Owner's demise closes Edelweiss

November 28, 2007|By Jacques Kelly | Jacques Kelly,Sun reporter

A few plastic bags of sugar cookies remain on the otherwise bare shelves. A thumbed and stained recipe book rests beside cold ovens. Signs taped to the doors and windows say "Closed."

It's been 12 days since 68-year-old Hamilton baker Dietrich A. Paul died of Lou Gehrig's disease and the doors were locked on his Edelweiss Bakery and Cafe. No more German accordion music, Thursday afternoon sour beef and dumplings sessions and those legendary apple fritters, a confection one food writer called "a misshapen bear claw of bliss."

Seated on a wooden chair yesterday in the cafe was Paul's widow, the former Genevieve Miller. She had converted one of the tables into a desk and filled it with business papers.

"I can't run this place by myself," she said. "The place is for sale."

She then told a story of how they met just across the street at the Calvary Tabernacle Church at a time when both had been widowed. They married nine years ago, and soon afterward their pastor suggested that they buy and renovate a nearby building where the 6000 block of Harford Road joins Old Harford Road.

"I'm of the generation where you do what your husband wants you to do," she said. "And he wanted a bakery of his own."

She said she then "sold my house, my shore home and my boat" to get about $250,000 to buy the building. She was then 70 and she recalled pulling up the carpeting in what had been a real estate office. Her sister made the cheerful curtains for the windows.

She and her husband lived upstairs. "He thought he would work forever," she said, as she lost composure and dissolved into tears. "He never wanted to retire."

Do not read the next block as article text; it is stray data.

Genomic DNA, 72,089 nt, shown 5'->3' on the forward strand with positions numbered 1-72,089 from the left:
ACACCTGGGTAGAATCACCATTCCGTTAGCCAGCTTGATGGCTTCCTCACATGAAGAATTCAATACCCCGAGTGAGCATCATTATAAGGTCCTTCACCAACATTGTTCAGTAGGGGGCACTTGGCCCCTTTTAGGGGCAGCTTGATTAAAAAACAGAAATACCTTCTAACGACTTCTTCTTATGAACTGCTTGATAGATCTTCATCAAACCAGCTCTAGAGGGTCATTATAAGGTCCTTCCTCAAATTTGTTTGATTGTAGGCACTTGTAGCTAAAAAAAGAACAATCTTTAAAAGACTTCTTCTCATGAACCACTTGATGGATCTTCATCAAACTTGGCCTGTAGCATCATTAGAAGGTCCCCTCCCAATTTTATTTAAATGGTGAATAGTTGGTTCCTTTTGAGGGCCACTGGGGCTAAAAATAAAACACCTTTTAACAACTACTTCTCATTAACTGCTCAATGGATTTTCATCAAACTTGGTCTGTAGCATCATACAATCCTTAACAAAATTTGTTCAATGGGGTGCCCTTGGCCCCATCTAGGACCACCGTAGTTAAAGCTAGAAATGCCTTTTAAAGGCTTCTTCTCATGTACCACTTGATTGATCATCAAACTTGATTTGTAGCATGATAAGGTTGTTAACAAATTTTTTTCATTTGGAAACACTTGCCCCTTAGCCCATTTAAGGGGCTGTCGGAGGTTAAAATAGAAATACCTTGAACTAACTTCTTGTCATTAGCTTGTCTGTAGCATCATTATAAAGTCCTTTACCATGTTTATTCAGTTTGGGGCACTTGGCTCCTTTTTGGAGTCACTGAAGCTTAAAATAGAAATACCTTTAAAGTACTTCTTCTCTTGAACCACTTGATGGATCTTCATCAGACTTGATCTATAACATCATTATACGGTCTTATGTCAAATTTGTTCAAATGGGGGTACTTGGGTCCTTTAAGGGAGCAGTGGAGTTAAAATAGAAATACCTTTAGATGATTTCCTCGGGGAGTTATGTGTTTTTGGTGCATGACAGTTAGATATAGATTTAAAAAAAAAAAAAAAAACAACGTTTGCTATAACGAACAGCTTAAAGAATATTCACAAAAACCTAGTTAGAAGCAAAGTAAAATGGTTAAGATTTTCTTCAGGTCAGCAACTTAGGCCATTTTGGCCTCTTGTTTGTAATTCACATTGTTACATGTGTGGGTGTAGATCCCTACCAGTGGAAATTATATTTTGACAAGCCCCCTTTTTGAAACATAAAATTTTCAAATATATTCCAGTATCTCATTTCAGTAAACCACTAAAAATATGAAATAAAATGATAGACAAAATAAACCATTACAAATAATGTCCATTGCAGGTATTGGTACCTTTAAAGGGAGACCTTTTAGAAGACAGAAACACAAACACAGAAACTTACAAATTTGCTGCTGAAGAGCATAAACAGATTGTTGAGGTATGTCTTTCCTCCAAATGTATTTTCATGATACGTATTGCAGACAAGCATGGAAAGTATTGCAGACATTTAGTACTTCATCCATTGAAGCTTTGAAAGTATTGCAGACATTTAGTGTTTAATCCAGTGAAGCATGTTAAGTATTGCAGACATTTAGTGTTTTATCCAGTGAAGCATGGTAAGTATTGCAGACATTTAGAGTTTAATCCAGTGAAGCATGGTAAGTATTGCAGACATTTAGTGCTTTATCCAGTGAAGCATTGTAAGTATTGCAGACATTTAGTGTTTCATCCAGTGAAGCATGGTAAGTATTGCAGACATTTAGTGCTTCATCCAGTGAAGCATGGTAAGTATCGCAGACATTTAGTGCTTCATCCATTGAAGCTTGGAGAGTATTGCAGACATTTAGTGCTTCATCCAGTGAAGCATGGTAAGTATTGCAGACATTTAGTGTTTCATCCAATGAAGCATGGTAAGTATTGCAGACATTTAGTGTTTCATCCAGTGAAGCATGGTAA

By all accounts, her husband delighted in finally owning a bakery-cafe. Food writers and customers discovered his wares - Dresden stollen, apple and cherry strudel and pfeffernuss, a spicy drop cookie made with anise. Some came for his breads, others his tortes and cookies. Soon the place became a rendezvous for the German community.

"Edelweiss resembles a beloved grandmother who still holds on to her Old Country ways," a 2005 Sun article said.

"It's a real shame. It was a great hangout," said Alfred Zeller, a German-born Mary Avenue resident who would play the accordion on Thursdays as the cafe filled with those who melt with joy at the sound of the word sauerbraten. (Mrs. Paul, by the way, said she does not care for the dish, but she happily made the soups sold at the cafe.)

"I heard the news on the German radio show: Edelweiss ist geschlossen [Edelweiss is closed]," Mr. Zeller said. "A lot of people will miss that place."

Dietrich Paul was born in Germany and lived south of Berlin. He was an apprentice baker and, after years of training, he became a master baker and signed up in the merchant marine as a ship's baker. He settled in the United States in 1963 and for 17 years had a bakery in the Pocono Mountains in Pennsylvania.

He later moved to Maryland and worked for the old Tres Bon bakery on Allegheny Avenue in Towson. After it closed in 1993, he had his own shop in Pasadena - also called Edelweiss - but he complained to friends that the rent was too high. It was then that he and his wife decided to buy the Hamilton building and move their shop.

"He was an exceptional baker," said Mike Hilliard, community relations director of the HARBEL Community Organization. "And he gave back to his community. He made donations to our events and he revitalized that corner by buying a vacant business property. He and his wife made the Edelweiss into a significant asset."

About a year ago, Mr. Paul was diagnosed with amyotrophic lateral sclerosis, commonly called Lou Gehrig's disease. It is a progressive degenerative condition that affects nerve cells in the brain and spinal cord.

His widow said he found that he could not knead bread dough, and eventually he had to quit working. They hired other bakers and kept the bakery open until the day he died.

Mr. Paul is also survived by his two daughters, Nancy Tsagos of White Marsh, who had worked alongside her father in the shop, and Kristina Kimbrel of Cumming, Ga.; a brother, Werner Paul, and a sister, Erika Wittstock, who both live in Germany; and two grandchildren.

jacques.kelly@baltsun.com

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